A few weeks later my wife Linda and I decided to sample one of the congregation's events that was being held at the Rabbi's home. We were amazed at how participatory, unpretentious, welcoming, and deep in wisdom the event was. A few weeks later we began attending High Holyday services and Shabbat services with this new congregation and eventually we became members.

I sometimes stop and wonder, "What if those two people hadn't told me their enthusiasm for Rabbi Miriam Hamrell and the 'One Torah, One People, Many Teachers' approach at Ahavat Torah? Linguistic scholars say that the word "theos" or "God" is contained in the word "enthusiasm." But can we know for certain if those two enthusiastic people were doing God's work, or was it just a random event completely devoid of any meaning or beshert-ness?

What do you think? Do you believe that you are sometimes a vessel or a conduit for specific awesome energies that are bigger than we'll ever know? Do you ever wonder if our heartfelt conversations (or our I-Thou moments as described by Martin Buber) contain sparks of the Divine Presence? Do you ever feel as if you are part of a holy chain of events when you tell someone about a beautiful work of art, an exquisite piece of music, a wonderful Rabbi or congregation, or a possible soul mate that he or she should meet? Or is it just random luck and trivial small-talk, but nothing more?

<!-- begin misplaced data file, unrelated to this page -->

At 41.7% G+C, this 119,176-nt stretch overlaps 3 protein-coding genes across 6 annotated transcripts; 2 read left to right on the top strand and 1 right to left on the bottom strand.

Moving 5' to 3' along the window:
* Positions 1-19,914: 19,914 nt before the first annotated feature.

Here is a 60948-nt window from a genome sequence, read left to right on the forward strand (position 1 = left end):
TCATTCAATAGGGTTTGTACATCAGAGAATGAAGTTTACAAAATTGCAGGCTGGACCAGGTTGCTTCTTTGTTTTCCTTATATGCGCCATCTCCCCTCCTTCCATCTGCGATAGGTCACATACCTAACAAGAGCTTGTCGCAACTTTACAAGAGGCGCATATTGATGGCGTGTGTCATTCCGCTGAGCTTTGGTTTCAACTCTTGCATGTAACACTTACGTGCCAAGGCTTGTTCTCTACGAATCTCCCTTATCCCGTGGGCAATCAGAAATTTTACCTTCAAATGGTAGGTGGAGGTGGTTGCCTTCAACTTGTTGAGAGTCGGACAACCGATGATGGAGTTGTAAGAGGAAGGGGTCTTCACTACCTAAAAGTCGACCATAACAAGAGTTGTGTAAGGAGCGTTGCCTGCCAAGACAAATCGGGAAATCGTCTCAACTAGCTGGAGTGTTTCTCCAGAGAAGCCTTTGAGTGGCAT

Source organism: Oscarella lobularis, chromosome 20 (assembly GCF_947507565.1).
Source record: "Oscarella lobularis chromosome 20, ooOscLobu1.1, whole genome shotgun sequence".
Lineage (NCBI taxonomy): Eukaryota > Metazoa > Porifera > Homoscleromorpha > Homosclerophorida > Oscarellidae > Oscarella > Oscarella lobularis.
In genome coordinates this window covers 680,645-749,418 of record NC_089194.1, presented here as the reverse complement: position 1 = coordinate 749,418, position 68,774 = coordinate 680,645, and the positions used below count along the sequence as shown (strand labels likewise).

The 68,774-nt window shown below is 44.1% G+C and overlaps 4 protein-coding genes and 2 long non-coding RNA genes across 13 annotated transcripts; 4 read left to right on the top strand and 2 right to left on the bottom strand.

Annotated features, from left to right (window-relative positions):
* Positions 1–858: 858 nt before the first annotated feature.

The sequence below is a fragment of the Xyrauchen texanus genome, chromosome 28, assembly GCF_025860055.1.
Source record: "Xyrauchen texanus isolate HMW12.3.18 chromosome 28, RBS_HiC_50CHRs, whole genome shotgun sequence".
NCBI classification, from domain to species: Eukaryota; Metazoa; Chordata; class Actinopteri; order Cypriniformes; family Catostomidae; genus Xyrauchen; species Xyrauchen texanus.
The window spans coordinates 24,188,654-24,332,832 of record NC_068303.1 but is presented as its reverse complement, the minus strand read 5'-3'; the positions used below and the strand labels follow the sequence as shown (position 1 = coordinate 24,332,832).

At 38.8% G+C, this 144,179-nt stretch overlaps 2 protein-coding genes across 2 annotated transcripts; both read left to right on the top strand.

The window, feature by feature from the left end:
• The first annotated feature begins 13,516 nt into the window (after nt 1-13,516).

Whether or not you believe you are an instrument that is breathed into each day by an Infinite Breath is up to you. I can't prove it to you one way or the other. In fact, in Judaism there is a lot of room for varying beliefs. Some Jews believe it is all orchestrated. Other Jews believe there is a Presence which gives us clues, but that we are quite free to miss or rebel against the clues. Other Jews believe we are guided by the teachings of a Great Teacher who usually does not intervene in daily life. Other Jews believe there is a Shefa or flow from a compassionate Source, but that it is up to us to align ourselves with that flow.

The one thing that nearly all Jews agree upon is that we human beings don't yet know the whole picture. In the Kaddish prayer and in many other places, it says that the Eternal One is "beyond any words or concepts that we humans can describe." It's quite humbling to be a human being.

So when you tell someone about a beautiful work of art, an exquisite piece of music, a wonderful Rabbi or congregation, or a possible soul mate that he or she should meet, there probably needs to be both enthusiasm and humility. Enthusiasm means being open to the possibility that a spark of the Infinite Creative Source is contained in your conversation. Humility means you don't know for sure and you therefore have the gracefulness to not twist someone's arm mercilessly because of your enthusiasm.

But it still seems like one of the great mysteries of life how we find a mate, a creative path, a spiritual home, or a wonderful series of friends because of one humble and enthusiastic comment from another human being at an unexpected moment.

If you think about Laurel Gord's story or your own unique story, does it make you wonder how each of us finds a place that eventually becomes an inspiring spiritual home? Over the past few months I've asked many members of Ahavat Torah, "How did you first hear about the congregation?" Depending on your belief system, the answers can sound extremely random or extremely beshert and mystical.